Diplomats, politicians and the media alike have debated political and military approaches to Iraq's rapid descent into conflict. Little, however, has been said about the huge toll the fighting is taking on civilians. With talk of 'humanitarian intervention', there is a danger that the word 'humanitarian' is being conflated with military intervention - despite increasing humanitarian need in the proper sense.
Up to 400,000 people in Iraq have fled their homes in the last three weeks. Added to the 400,000 people displaced as a result of conflict in Anbar province earlier this year, this means almost one million people in Iraq have become internally displaced this year. In addition, due to the conflict in neighbouring Syria, 200,000 refugees already live in Iraq, mostly in the Kurdistan region. Yet when it comes to talking about the need for humanitarian assistance, there is alarmingly scant, if any, attention.
Ongoing fighting has made it difficult, in some cases impossible, for humanitarian organisations to access some areas, meaning a lack of information on the numbers of people affected and their living conditions. With access to many heavily affected areas, however, the Iraqi Red Crescent reports that many of those who have fled continue to move from place to place, making it hard to obtain a definitive and consistent picture.
What we do know is that many of the 800,000 people who have left their homes as a result of violence or the threat of violence are living in mosques, schools and makeshift camps, others have been taken in by family and friends or have managed to find temporary accommodation. Few have the funds to see them through a crisis which could last for months.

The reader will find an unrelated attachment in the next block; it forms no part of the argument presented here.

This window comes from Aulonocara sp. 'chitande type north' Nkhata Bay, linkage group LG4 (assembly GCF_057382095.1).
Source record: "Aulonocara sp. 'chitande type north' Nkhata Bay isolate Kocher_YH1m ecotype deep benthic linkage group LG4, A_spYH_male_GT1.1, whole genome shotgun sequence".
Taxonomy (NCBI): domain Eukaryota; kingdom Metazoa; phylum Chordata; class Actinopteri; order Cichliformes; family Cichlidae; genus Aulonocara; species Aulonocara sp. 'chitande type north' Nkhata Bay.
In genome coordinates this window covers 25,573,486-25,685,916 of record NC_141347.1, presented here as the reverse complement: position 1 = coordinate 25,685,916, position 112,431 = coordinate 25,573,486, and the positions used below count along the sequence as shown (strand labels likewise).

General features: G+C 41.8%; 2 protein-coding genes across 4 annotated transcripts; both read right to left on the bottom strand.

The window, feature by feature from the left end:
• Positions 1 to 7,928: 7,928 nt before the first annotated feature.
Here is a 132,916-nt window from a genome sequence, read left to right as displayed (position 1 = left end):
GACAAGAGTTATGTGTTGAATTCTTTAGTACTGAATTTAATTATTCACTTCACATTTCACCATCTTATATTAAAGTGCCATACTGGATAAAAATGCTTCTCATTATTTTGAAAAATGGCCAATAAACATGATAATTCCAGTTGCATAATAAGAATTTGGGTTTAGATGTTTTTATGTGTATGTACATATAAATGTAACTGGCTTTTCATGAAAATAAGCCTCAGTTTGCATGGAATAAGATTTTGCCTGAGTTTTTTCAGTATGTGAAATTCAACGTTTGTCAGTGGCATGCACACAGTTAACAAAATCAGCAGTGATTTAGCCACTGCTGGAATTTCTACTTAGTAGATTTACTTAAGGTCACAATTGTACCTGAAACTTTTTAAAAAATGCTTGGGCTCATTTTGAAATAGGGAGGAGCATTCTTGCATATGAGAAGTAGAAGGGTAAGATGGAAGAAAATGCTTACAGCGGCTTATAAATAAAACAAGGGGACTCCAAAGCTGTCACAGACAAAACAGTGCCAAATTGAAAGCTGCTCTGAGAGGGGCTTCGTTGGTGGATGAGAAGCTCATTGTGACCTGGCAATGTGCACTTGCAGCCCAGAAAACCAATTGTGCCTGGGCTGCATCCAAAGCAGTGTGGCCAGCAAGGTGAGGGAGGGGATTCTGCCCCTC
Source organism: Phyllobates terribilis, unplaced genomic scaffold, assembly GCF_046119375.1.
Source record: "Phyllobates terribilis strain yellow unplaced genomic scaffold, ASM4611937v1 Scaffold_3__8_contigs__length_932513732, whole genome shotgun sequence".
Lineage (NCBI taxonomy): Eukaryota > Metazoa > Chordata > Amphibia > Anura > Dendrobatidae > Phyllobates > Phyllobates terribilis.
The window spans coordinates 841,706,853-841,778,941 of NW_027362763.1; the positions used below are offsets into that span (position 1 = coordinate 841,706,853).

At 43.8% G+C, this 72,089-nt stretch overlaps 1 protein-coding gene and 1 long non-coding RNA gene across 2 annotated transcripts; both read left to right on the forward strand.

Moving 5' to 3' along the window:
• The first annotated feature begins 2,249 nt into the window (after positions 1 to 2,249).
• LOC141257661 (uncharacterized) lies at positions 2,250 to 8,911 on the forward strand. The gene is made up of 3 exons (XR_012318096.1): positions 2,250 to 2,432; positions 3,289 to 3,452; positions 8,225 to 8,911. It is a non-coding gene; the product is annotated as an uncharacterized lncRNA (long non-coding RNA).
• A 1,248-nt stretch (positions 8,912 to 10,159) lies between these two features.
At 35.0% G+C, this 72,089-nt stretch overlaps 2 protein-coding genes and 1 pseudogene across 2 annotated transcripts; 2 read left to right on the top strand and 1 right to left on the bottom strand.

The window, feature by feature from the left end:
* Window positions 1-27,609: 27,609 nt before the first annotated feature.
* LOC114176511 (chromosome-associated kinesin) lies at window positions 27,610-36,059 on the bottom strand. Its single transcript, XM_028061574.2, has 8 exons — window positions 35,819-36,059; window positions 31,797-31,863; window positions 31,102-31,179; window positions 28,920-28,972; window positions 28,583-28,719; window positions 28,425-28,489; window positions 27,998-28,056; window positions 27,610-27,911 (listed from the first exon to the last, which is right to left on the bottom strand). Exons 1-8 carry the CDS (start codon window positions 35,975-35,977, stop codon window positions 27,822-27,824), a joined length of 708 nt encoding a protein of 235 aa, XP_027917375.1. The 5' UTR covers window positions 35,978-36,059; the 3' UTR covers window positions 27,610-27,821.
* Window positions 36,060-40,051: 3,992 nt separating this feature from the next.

We also know there are already real shortages of food and water, at the height of summer, and during Ramadan. Essential services and supplies including healthcare and fuel are also in short supply. There is fear that further displacement and increasing heat could lead to the spread of disease. The World Health Organisation has warned of immediate and critical risks in Nineveh, Salah A-Din and Diyala, including the spread of measles, which is endemic in Mosul. It is also feared polio, which re-appeared in Iraq for the first time in 14 years earlier this year, could spread as fighting limits the reach of countrywide vaccination drives.
Both the Iraqi Red Crescent and the International Committee of the Red Cross (ICRC) have been responding since the fighting broke out, providing food, water, healthcare and shelter to those who have fled their homes. Reaching over 190,000 people between them, they are part of a neutral, independent and impartial movement whose volunteers and staff deliver aid on the basis of greatest need, often at considerable danger to themselves. Given the complexity of today's crises, it is imperative that the concept of 'humanitarian' be understood in these terms. Humanitarian assistance can and must be delivered to those in need, without discrimination, and without political, military or religious influence. It is something the Red Cross has done for over 150 years and will continue to do whenever and wherever needed.
It is not our role to discuss how best to bring peace, but it is up to us to address the impact of the conflict on civilians and their humanitarian needs. The need to scale up assistance is great and urgent. Access will become increasingly difficult in some areas - already aid agencies have to negotiate to reach people in need on a daily basis. More supplies are desperately needed in order to support ever-growing numbers of displaced people. Iraqi Red Crescent and ICRC volunteers and staff must be able to deliver assistance safely.
Let there be no doubt that the crisis in Iraq has developed into a humanitarian one - and that addressing it is what the term humanitarian means.
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